More info in here.
MQTT ESP8266 WiFi Relay / Thermostat
Multi-purpose WiFi connected relay control board that allows you to switch on/off whatever can be switched like heating and A/C. The way to do it is communicating with it via HTTP (in a web browser), MQTT (using programs like Node-RED or openHAB that we discuss later). On top of that you can also schedule the heating for a whole week using the thermostat that comes with it.
The hardware has been designed by Martin Harizanov and the bits of software it uses by different contributors.
Glyn showed us the following slide with all the information that we need to know:
Bit by bit:
The device comes with a WIFI Access Point, this means that you can connect to it as you do to any WIFI network. This is there in order to allow you do the first setup. So once you are connected to its WIFI network you go to 192.168.0.1 and see the blue box in the right of the graph. In there you configure the device to connect to your own house WIFI network. Once it reboots you can access it for further setup through your own WIFI.
Find out which is the IP address of the device using an app called Fing or by any other way you geek can imagine.
Put that IP address in your browser and you have access to the set up tool that allows you to control the relay in different ways: manual switch, scheduler or even better configure it as a MQTT subscriber (left blue box in the graph) so that you can control it, as said before, with other MQTT tools that work as publishers like Node-RED. So good, so powerful!
More info in here.
This is basically a plug that you can switch on and off remotely. These plugs and relays can be used to control anything from lights to immersion heaters, most LightWaveRF plugs/relays will switch up to 13A / 3kW.
It is not open source and uses it owns protocol but there has been a lot of work made by many to make access to it possible.
Support for these plugs don't come straight away with emonPi, if you want to use them you need to add an OOK transmitter to it. How to do it in here. But what there is in emonPi is and MQTT service that works as a subscriber that will switch the plug when you publish (using Node-RED or OpenHAB or anything else) to the topic lwrf/.
Prior to start using these plugs you need to pair them with emonPi by pressing the pairing button. For this reason, it is not recommended to use them in applications that requires some security.
More info in here.
The slide that Glyn showed us:
Another home automation software like Node-RED with an even nicer visual interface. It comes preinstalled in emonPi but you need to do some work on it before you can control anything.
The configuration files are the key, they are where you say what you have in your house so that you subscribe to the nodes that measure things and you publish to the ones that control things. You also have another config file to tell openHab how to display this items in the visual interface. EmonPi brings the skeleton of these config files so looking at them you can easily make your own ones.
Glyn didn't want to go too much in detail on this as it can become a big issue itself, but maybe it is something we will look in the future once we are playing with our own monitors.
Something very cool of openHAB is that after some more work (forwarding ports in your router and setup a dynamic DNS service) you can access it from outside your house. Another option to avoid this would be to use the openHAB cloud but again too much to go in detail.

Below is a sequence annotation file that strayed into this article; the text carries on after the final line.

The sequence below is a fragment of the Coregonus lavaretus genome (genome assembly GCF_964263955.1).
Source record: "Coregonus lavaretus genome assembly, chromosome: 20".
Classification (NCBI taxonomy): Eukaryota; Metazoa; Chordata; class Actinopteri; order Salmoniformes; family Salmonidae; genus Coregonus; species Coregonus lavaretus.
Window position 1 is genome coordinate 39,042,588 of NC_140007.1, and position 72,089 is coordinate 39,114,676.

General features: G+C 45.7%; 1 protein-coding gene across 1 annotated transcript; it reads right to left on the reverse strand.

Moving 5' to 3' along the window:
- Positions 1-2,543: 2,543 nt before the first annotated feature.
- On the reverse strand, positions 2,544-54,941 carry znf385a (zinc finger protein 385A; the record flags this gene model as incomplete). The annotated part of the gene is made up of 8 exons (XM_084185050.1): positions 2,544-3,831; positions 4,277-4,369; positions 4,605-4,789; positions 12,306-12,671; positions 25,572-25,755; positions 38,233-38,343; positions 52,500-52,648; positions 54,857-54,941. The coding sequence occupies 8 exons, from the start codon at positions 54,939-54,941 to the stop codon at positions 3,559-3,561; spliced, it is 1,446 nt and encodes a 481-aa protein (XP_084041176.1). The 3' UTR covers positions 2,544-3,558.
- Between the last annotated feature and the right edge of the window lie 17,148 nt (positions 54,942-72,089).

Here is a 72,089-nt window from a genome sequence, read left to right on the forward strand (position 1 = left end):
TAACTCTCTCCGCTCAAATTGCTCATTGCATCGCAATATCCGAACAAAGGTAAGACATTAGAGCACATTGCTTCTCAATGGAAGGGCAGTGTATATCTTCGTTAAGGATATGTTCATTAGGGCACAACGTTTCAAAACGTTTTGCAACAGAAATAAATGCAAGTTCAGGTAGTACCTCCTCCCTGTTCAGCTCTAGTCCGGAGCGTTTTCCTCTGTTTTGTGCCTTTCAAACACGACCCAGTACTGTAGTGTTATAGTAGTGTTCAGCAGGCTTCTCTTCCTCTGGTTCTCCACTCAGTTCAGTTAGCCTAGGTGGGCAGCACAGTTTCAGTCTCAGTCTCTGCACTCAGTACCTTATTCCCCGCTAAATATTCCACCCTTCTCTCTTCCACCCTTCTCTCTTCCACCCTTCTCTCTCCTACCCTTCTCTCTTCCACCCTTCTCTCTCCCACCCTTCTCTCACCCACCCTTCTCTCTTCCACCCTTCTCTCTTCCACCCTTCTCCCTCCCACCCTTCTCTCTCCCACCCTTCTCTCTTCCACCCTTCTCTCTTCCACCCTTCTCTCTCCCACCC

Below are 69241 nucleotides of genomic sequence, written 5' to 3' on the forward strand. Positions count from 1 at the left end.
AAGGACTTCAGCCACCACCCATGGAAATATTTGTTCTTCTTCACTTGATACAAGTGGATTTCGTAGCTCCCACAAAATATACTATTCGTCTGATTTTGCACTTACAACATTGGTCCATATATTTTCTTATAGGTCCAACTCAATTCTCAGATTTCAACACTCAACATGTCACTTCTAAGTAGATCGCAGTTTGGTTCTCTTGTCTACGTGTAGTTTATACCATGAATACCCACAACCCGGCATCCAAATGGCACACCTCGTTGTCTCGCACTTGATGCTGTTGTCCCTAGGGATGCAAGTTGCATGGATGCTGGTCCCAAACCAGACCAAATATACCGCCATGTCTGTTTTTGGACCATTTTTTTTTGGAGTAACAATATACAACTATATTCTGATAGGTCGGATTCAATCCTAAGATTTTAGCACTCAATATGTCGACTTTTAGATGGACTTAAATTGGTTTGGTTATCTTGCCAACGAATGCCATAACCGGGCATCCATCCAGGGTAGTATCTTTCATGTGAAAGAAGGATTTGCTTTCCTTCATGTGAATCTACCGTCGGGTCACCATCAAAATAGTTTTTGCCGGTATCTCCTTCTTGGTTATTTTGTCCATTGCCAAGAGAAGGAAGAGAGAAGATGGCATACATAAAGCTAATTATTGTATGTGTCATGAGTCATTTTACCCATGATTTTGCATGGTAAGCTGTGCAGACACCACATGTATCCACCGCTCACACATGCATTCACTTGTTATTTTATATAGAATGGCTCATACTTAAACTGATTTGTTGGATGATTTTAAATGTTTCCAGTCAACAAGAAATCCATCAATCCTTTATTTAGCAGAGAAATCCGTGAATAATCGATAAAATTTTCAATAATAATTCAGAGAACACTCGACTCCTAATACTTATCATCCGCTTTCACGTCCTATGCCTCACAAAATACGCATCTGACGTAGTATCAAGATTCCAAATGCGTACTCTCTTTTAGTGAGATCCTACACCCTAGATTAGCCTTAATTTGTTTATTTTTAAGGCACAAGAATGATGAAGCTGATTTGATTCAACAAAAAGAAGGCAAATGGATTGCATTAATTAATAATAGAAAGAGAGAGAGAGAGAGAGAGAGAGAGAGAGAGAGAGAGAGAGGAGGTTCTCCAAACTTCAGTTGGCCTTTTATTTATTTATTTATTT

More info here.
To get an idea about how it looks like, here is Glyn's slide:
And another software for control similar to openHAB but easier to setup with some nice auto-detection for devices in the house like mobile phones. There are many systems that integrate with it but not OpenEnergyMonitor yet. It has been tested on emonPi though but doesn't come by default so if you want to use it you need to install it yourself.
Glyn was very keen on it but had less info. He really likes the interface and he uses it mainly to display info but also to control the devices showed above.
I am sorry but haven't got anything else to say. More info here.
Everything sounds great but does it work? Well yes of course, and Glyn showed us. But before, he told us the funny anecdote of when he was working from the office switching from there some LightWaveRF plugs in his house. It was Christmas and the plugs were for the Christmas tree. The way to check that everything was working was to see the changes in the current consumption in emonCMS but also and just in case he set up a web cam so that he could see the lights on the tree turning on and off. After a whole day of the lights switching his girlfriend working on the desk in the living room couldn't even be bother to move a muscle. Here you have the slide 🙂
And finally he did it, with no web cam but using the resources that OpenEnergyMonitor provides he logged into the emonPi in his house, showed the power it was using and started switching on and off things and of course the consumption was changing with a very little delay for the joy of all of us.
Everything so good!
And then there was Mike
Lucky us, we also had Mike a control and simulation engineer that has a house with more Raspberry Pis that you can imagine. He told us about how he controls the led lights, the immersion heaters, the home brew, a quite advanced heat pump control for his house and the B&B they run and even if it sounds crazy the key for his daughter's house is a Pi.
Before the Pi, everything was much more expensive, and before MQTT and Node-RED life was a nightmare. Communication was made with web sockets and if one broke everything failed.
His next project: a heating system for a green house. The idea is to store day heat in the ground and pump it out in the night. A way of extending Summer into Spring just with some extra Raspberry Pis.
We were all very impressed, great work what he has done in his house, for sure a place I would like to visit.
Next one and the slide show
And I can't finish without thanking you, Glyn, for making the time to come and share with us the potential for controlling that comes with the master piece that emonPi is, for your enthusiasm, for your great work as part of the OpenEnergyMonitor project and your commitment with open source. I hope we see you again at EcoHomeLab!
The very final thing: I know this does not make any sense as the next session is so soon but as a formality I put it here. Next EcoHomeLab on the 8th of September, 2nd Thursday of the month as always in Madlab. This time to build the new low cost home energy monitor developed by OpenEnergyMonitor. See the meet up here.
Now I feel totally back from my holidays.